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May 4, 2007

Evenings Out

How to get an
NC-17 rating

One sure way is to include gay content in your film

Over all, documentaries are not very exciting creatures. Sure, they may be designed to elicit an emotional response, like sorrow or shock or joy, but generally speaking, a documentary on the life of Alfred Kinsey would most likely be less interesting than, say, the award-winning docudrama Kinsey, with Liam Neeson playing the famous sex researcher.

Such is not the case with This Film is Not Yet Rated and the movie that flows conversationally from it, Fuck.

This Film is Not Yet Rated reveals that the ratings board at the Motion Picture Association of America routinely tallies up the number of times the F-word is used in a movie. One or two instances may still get a PG-13; an excessive amount guarantees an R.

Both films are now out on DVD They are intelligent, witty, creative and visceral documentaries delving deep into the American society, although Fuck might take itself a little less seriously than This Film is Not Yet Rated.

Of the two, Rated is by far the most “important.”

Pretty much everyone is familiar with the MPAA, or at least with their film rating system of G, PG, PG13, R and NC17, the rating that used to be X.

Until this film was released last year, few people knew that the MPAA’s ratings board is made up of people whose names are kept completely secret, ostensibly to protect them from being pressured by the studios.

When former MPAA head Jack Valenti formed the board, he comprised it of parents with children aged 5 to 17, who were only supposed to serve a few years.

But Rated director Kirby Dick hired a private investigator for the film--a lesbian one, at that--who managed to uncover the identity of all of the ratings board members in less than a month.

At that time in late 2005, half had children who were completely adults, meaning that there was no reason for them to be on the board. At least one had been on the board for around 17 years!

Dick also interviews a number of directors and a couple of actors to find out how they feel about the MPAA and their ratings board, who are accountable to no one. While few directors were willing to go on camera (hardly surprising, since the MPAA will rate their next film), a few brave souls did. Many are either queer or have LGBT content in their films.

Kimberly Peirce, who helmed Boys Don’t Cry, is absolutely livid at the fact that the MPAA tried to slap a true story with an NC17 rating. One of their biggest complaints was a scene with Chloë Sevigny having an orgasm. Peirce found it very offensive that the board was so uncomfortable with the thought of a woman feeling pleasure.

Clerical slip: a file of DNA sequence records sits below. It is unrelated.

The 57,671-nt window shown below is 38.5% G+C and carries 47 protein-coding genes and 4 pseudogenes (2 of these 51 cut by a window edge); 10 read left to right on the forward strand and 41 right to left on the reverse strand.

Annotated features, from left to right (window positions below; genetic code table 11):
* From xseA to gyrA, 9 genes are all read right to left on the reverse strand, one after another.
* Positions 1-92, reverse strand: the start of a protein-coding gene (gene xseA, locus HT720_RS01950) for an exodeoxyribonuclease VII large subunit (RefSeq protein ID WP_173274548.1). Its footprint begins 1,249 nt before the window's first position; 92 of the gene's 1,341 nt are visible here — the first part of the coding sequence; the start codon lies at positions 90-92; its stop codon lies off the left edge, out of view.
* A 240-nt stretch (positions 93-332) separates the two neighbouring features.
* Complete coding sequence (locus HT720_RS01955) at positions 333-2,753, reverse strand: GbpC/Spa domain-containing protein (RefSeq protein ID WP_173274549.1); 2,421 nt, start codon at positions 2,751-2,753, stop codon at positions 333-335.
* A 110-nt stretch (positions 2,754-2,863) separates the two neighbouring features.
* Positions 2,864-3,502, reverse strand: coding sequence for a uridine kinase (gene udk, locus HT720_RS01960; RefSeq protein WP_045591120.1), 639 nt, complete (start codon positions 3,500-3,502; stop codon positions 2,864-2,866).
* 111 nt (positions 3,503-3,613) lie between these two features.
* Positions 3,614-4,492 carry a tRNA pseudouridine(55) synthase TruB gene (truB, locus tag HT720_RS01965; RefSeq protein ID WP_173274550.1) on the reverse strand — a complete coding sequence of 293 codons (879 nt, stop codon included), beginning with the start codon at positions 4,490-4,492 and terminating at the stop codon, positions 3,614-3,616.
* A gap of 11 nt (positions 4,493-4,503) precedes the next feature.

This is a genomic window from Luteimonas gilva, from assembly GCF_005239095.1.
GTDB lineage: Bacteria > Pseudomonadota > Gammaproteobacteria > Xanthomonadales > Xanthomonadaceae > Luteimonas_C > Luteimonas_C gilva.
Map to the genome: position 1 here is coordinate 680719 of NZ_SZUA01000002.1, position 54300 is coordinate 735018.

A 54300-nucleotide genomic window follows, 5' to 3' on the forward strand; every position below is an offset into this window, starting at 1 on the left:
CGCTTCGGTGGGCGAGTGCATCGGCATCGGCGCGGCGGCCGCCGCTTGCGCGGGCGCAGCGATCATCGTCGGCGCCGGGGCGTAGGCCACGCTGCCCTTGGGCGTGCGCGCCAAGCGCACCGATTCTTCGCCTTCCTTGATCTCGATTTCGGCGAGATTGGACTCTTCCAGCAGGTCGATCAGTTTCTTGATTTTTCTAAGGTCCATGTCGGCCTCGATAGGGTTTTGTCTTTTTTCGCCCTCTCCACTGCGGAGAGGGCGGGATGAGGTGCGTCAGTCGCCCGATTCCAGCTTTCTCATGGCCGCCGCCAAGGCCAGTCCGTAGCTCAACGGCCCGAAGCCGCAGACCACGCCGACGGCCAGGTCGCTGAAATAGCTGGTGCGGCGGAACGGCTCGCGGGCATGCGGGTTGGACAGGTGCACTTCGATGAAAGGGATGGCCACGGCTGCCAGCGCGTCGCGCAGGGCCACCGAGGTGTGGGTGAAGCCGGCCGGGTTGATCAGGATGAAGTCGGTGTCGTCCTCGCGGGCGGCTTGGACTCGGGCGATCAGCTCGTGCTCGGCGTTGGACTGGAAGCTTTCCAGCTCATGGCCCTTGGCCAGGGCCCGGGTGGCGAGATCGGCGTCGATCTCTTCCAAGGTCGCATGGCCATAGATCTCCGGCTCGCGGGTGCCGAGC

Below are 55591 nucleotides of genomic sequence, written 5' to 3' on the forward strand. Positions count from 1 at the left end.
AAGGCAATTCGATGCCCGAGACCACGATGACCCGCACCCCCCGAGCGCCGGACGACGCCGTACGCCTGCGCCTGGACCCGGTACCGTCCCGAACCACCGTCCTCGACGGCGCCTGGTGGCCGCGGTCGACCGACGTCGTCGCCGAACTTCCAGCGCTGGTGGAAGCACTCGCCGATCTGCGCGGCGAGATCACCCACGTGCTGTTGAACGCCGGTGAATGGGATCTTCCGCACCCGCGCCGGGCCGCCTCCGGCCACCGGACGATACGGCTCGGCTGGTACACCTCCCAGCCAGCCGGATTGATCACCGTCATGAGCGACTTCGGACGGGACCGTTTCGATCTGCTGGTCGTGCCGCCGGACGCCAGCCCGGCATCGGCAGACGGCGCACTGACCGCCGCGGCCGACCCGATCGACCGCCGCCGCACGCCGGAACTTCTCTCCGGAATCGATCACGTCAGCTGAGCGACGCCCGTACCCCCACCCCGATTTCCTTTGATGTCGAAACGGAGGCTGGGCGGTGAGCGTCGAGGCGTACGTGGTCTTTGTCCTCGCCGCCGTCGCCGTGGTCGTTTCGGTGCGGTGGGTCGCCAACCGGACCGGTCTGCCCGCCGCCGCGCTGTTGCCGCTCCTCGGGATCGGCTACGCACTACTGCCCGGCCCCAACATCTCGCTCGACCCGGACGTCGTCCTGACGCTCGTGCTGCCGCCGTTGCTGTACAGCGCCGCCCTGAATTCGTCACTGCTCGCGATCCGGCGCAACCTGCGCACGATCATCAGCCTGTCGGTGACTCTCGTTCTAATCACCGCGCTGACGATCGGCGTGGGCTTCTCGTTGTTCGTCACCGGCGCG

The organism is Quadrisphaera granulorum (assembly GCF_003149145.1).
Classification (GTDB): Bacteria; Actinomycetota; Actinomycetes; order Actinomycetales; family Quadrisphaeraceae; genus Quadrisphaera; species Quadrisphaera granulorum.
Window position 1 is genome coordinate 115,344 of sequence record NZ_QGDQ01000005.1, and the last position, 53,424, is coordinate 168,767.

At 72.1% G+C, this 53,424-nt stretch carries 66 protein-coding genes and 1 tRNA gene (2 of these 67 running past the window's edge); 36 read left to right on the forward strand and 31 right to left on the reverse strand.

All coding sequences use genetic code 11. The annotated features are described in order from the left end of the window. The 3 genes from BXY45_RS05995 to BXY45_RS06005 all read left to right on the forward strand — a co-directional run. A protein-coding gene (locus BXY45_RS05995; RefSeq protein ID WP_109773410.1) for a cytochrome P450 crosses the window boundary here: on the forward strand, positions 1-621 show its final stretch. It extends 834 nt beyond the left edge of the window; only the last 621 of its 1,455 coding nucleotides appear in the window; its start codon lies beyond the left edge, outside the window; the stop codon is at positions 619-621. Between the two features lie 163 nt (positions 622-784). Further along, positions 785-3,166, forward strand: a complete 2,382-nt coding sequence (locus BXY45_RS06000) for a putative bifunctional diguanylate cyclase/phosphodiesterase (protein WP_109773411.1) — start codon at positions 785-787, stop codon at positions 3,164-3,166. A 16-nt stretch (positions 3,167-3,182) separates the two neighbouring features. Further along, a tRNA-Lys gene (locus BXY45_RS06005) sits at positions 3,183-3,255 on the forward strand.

Her interpretation is backed up by Jamie Babbit’s interview, in which she notes that the board wanted her to cut a scene of Natasha Lyonne masturbating--fully clothed, hands above the clothing--or be slapped with the dreaded NC17 rating.

Babbit noted that, at the same time, the far more sexually-explicit American Pie was in theaters, and it received an R.

Babbit, Peirce, Canadian director Atom Egoyan and others speak at length about the double standard they perceive at the MPAA when it comes to LGBT content: Sex is bad, but gay sex is almost impermissible. It’s the complete opposite of the European ratings systems, where people can schtup onscreen all they want, but graphic violence will get an adult rating.

And that whole bit about keeping ratings board members’ identities secret to protect them from outside influence? It’s malarkey--they have weekly meetings with studio executives to tell them how to earn better ratings for their films. All it does it connect the ratings board more closely to the studios.

Matt Stone, one of the creators of South Park, points out the difference between when he and filmmaking partner Trey Parker were trying to get an R rating for their film Orgazmo, a broad indie comedy, and their Paramount-produced South Park: Bigger, Longer, Uncut. While the board wouldn’t offer any suggestions to drop Orgazmo from an NC17, they were only too happy to help South Park make the cut to a film that could be advertised on TV.

In addition to sex, nudity and violence, language will also get a film a more adult rating, most especially the word fuck. This brings us to Steve Anderson’s documentary, which contains the word 800 times, according to a tally at the end.

Anderson interviews people on the left and the right about the word, from politician Alan Keyes to Hunter S. Thompson, from former Washington Post editor Ben Bradlee and TV reporter Sam Donaldson (who proudly admits to using it in his private life but never on camera) to porn star Ron Jeremy and rapper-actor Ice T.

What emerges is a humorous look at the history, usage and finer points of the word, including the fact that it can be used as almost every type of word--noun, verb, adjective, adverb--and was, according to Billy Connolly, probably the first word spoken on Earth, as the first creatures emerged onto dry land.

His impression of that ancient creature is . . . disturbing, to say the least.

Not surprisingly, heartthrob-turned-Bible-banger Pat Boone doesn’t like that word, and believes that people can use their imagination to do better. For instance, when he really messes something up, he yells his own name--“Oh, Boone!”

That anecdote is moderately funny, but it is hysterical to hear IceT say that he really enjoys this new word and is going to use it himself, heading home after the interview to “boone” his wife.

Whether you like the word or not, however, both films’ examinations of society’s hypocrisy are more than enough to make anyone say it quite loudly.

 

 

 

 

 

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